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Published May 25, 2016
A banner draped over one of the giant stands at Old Trafford reads: "Giggs — Tearing You Apart Since 1991."
His face is ubiquitous on merchandise sold in the club store at Old Trafford and by the scarf-sellers just outside. He part-owns a soccer-themed hotel in the shadow of the iconic stadium.
Ryan Giggs is part of the furniture at Manchester United, and for good reason. He joined the club in 1987 as a 14-year-old and played a record 963 times for the first team. To many, he is Mr. Manchester United.
But for how much longer?
Jose Mourinho's imminent appointment as United manager is set to usher in one of the most exciting eras in its history. But it could also be one of the saddest, potentially spelling the end — albeit maybe briefly — of Giggs' near-29-year association with England's most prestigious team.
Since ending his one-club playing career in 2014, Giggs has been assistant coach to Louis van Gaal at United and supposedly was being groomed as its next manager. However, Mourinho is likely to bring his long-time No. 2, Rui Faria, as assistant at United and British media are reporting that Giggs will be offered another role.
Giggs, now 42, has a decision to make: Stay on at Old Trafford, this time further down the ranks of the backroom staff or off the radar maybe in charge of the under-21 side; or fly solo at another club.
Former United goalkeeper Peter Schmeichel urged Giggs to take the latter option.
"His dream is one day to manage Manchester United," Schmeichel told Sky Sports. "And I think to be equipped for that, he has to go away. He has to manage other clubs, standing on his own two feet, making decisions, producing results, getting his own ideas in. For him, it would be a good idea to go somewhere else."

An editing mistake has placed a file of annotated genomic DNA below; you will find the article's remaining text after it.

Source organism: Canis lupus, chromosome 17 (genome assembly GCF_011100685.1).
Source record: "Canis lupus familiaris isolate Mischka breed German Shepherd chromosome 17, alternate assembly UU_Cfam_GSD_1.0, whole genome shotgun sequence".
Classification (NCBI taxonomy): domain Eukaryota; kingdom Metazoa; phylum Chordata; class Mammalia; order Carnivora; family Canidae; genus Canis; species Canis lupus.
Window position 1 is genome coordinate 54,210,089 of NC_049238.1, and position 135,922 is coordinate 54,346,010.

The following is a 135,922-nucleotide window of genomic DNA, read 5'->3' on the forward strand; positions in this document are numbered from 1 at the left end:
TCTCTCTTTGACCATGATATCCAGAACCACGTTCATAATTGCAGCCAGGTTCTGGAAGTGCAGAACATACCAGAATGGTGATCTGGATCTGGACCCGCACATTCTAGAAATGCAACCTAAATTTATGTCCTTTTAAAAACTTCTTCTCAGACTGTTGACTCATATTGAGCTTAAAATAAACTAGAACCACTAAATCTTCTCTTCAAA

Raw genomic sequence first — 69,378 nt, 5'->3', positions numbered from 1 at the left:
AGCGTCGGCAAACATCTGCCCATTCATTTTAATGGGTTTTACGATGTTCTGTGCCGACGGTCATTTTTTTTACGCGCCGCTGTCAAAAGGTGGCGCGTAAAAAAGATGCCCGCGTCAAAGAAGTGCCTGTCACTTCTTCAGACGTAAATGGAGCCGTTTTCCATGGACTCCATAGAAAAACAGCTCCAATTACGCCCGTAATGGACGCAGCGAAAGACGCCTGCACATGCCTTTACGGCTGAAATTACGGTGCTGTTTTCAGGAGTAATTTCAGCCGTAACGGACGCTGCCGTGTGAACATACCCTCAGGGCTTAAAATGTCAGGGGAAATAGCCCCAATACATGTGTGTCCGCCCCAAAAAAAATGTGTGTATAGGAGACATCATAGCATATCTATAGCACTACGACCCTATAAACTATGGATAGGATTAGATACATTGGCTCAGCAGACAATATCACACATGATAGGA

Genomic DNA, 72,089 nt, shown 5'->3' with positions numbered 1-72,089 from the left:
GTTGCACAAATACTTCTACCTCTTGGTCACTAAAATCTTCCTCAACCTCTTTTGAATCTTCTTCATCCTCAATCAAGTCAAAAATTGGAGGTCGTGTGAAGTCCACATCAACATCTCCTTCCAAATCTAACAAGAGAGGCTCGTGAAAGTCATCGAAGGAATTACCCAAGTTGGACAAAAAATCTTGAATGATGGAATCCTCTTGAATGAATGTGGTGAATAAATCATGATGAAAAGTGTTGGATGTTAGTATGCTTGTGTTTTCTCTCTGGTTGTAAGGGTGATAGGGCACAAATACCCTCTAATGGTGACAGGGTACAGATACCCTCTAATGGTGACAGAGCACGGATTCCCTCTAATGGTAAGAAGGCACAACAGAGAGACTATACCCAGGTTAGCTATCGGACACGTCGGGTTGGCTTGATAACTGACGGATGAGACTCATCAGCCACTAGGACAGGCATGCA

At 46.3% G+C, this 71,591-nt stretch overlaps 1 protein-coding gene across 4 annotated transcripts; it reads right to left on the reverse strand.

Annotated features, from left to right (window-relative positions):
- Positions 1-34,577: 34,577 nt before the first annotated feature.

Continuing his coaching apprenticeship at another club — Everton, for example, has a managerial vacancy, while a clutch of lower-league clubs would surely be desperate for a coach of Giggs' stature — is a gamble. Fail, and United may think twice about going down the Giggs route in the future. He would also be out of the loop at Old Trafford.
And there's no guarantee he'll be a success in management, either. Sure, he is British soccer's most decorated player — the winner of 13 Premier League titles, two Champions Leagues, four FA Cups, three League Cups, one UEFA Super Cup, an Intercontinental Cup and a Club World Cup — and he's had the experience of managing United for four games at the end of the 2013-14 season, on a temporary basis after David Moyes' departure.
But great players don't necessarily make great managers. Bobby Charlton and Roy Keane enjoy legendary status at United but are among those who never quite took to being managers.
Learning his trade elsewhere would be a massive culture shock for Giggs, who has walked out — as a player or a coach — in front of more than 75,000 most weeks for in recent years. Even if starting out as a manager away from the full glare of one of the world's top leagues could be beneficial.
"It's all down to personal preference, isn't it?" said Paul Scholes, Giggs' friend and long-time teammate at United. "If he wants to go away and manage, I'm sure he'll be very good at it.
"But I think it will be sad if he left the club, if he went away. He's been there 20-odd years, he knows the place inside out, knows how the club works, what kind of football is expected. I think it'll be a real disappointment if he did leave."
If Giggs stays, he would again be touted as the next in line to be manager — just like he was when Van Gaal was hired. But how long will Mourinho stick around for? If the Portuguese coach is a success, it could be for longer than his reported initial three-year deal. And where would that leave Giggs?
There is talk of the Welshman being offered the chance to coach United's under-21 team but it might not be enough to satisfy him.